I believe Bloodborne to be the pinnacle of that format. No other title has done it better till now.

That said, these entries have all been restricted to a smaller map. Elden Ring, however, went open-world; that’s something easily capable of going downhill if you don’t know what you’re doing. 

Elden Ring is the epitome of open-world design.
Elden Ring is the epitome of open-world design.

Fortunately, it didn’t. The Lands Between is the perfect open world in my book. I have a solid recollection of every single moment when Elden Ring left me in sheer awe. Be it the discovery of a new area, a certain item, or getting my butt handed to me on a platinum platter (the pinnacle of alliteration folks). 

More than anything though, it’s the design that stayed with me.

That world was expansive & it didn’t feel like I was being guided by some otherworldly force (developers) into sticking to an artificial path. Given how big of a risk it was going from interconnected worlds to something of this scale, it’s a blessing that FromSoftware managed to deliver on the hype and surpass it.

Elden Ring isn’t without flaws and I’m perfectly aware of that. But it does not negate the magnitude of its achievement, something that dwarfs the aesthetic of Bloodborne.

Now here’s where the real problem comes in …

Bloodborne Is Great But It’s Still Not The Gold Standard

It’s like saying Spider-Man 2, the movie game, is better than Insomniac‘s series. Whoever says that has either not touched the franchise or is in extreme denial. 

In either case, they can’t be helped because it’s their conscious choice to believe that.

The same holds for Bloodborne. Fans have elevated it to this godly standard, using it as a benchmark to measure the quality of everything that came after it.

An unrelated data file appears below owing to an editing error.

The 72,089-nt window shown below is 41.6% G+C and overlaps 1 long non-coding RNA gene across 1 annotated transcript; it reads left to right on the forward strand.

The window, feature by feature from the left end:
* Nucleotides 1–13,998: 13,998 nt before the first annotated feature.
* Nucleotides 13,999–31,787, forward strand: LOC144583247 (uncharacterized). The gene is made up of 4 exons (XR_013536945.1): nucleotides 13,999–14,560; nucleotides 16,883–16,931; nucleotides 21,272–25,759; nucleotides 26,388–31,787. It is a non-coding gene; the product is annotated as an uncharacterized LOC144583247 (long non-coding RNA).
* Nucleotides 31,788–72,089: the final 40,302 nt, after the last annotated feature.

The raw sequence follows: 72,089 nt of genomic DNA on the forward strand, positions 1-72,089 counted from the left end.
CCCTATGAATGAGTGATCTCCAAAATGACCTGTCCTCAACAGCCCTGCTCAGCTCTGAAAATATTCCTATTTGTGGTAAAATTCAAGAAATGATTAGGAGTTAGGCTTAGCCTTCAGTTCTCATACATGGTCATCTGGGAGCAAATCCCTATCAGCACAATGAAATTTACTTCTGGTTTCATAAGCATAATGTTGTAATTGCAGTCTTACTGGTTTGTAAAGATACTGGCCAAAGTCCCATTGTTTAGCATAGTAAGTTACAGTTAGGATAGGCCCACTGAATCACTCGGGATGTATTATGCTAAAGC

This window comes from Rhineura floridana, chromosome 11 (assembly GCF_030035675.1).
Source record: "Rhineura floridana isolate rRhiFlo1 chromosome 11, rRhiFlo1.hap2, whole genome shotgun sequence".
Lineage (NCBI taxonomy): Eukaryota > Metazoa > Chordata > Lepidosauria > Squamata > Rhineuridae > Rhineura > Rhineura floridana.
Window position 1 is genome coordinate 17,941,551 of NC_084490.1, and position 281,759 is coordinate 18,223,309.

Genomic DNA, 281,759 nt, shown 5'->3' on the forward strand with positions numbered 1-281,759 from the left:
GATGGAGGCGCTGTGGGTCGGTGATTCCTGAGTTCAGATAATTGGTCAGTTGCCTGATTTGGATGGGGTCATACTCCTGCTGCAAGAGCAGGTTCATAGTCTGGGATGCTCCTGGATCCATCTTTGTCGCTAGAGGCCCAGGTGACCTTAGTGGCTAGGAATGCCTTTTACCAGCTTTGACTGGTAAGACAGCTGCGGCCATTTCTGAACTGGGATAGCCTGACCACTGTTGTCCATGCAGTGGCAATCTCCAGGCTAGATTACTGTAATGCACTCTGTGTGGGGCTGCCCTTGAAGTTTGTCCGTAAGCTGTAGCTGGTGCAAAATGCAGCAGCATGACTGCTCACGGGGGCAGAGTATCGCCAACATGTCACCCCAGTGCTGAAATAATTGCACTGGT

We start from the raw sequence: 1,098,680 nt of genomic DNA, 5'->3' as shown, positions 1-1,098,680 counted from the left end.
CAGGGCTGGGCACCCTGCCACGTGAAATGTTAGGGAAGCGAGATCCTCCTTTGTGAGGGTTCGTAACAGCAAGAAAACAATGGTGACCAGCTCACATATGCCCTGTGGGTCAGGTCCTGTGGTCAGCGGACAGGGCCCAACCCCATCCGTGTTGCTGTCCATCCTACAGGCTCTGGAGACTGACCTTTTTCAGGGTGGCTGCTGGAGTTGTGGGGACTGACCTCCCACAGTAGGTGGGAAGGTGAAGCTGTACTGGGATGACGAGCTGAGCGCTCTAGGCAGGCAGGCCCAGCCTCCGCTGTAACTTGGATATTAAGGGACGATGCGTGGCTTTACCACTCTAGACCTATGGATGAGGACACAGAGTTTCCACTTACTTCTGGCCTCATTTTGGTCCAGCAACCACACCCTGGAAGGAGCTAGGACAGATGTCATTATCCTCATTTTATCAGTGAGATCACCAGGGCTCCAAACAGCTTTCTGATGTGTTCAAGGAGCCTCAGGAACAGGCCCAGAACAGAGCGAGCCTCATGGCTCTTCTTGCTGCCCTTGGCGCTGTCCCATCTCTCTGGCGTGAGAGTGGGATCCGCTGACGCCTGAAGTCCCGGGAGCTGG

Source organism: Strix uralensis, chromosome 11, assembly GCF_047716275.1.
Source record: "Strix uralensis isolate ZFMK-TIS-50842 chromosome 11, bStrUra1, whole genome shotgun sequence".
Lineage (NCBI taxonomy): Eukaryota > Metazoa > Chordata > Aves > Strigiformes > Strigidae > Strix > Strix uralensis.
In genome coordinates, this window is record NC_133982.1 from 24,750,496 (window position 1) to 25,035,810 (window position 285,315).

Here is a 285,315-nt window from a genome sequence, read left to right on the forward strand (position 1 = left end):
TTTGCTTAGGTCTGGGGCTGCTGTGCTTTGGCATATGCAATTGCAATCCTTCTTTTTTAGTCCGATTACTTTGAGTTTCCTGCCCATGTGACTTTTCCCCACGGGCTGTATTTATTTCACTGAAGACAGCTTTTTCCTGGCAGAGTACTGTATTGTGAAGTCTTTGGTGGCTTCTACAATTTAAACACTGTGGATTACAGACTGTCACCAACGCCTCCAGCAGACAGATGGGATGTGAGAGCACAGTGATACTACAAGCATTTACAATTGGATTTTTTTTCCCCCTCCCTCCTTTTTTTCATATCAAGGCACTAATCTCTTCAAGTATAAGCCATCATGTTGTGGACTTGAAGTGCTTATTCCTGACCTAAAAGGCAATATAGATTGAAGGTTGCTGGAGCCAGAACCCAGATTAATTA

Unfortunately, they don’t measure anything. It’s straight-up bias.

Bloodborne isn’t as great as it is made out to be..
byu/bekarsrisen inpatientgamers

Now, I can understand why that happens. Fun fact, Bloodborne is the first FromSoftware game I ever played and finished. My time investment in that world goes over 600 hours and Lawrence gave me a hell of a time. By all accounts, I should be biased to the point of seething with rage, pitchfork in hand, ready to put the hay in its place if anyone even dares to badmouth my Hunter’s Dream.

But I’m not. Why? Because Bloodborne is great, just not great enough to be the gold standard.

You’re still free to leave scathing remarks or prove me wrong by deep-diving into the internet just to acquire measly bits of information. 

Truth is, the game was phenomenal and still holds up well but it was surpassed by those that came after it. You can have a preference but said preference isn’t a fact. There will come a time when even titles like Elden Ring will be bested so it’s a wise decision to take those rose-tinted glasses off. 

Takeaway – Old Gives Way To New

In the end, Bloodborne holds a special place in my heart. It’s been almost a decade and I still log into Yharnam just to experience those memories I cherish so much. 

I wholeheartedly believe that Bloodborne is overly praised but that’s after the fact. You’ll never see me insulting the game because it still stands tall to this day. It’s weird due to my emotional investment but I digress.

Here’s to the game getting a PC port someday. The existence of a build and Miyazaki’s recent comments have certainly given me some hope; only time will tell if it comes to pass.

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Saad is a News writer at eXputer. With vast journalistic experience working for a multitude of websites, Saad currently reports to eXputer with the latest news and dishes out his opinions on a frequent basis. He's currently studying Game and Interactive Media Design, which has further increased his knowledge about the ins and outs of the industry.

Experience: 1+ Year || Covers News Stories on eXputer || Education: Bachelors in Media Science.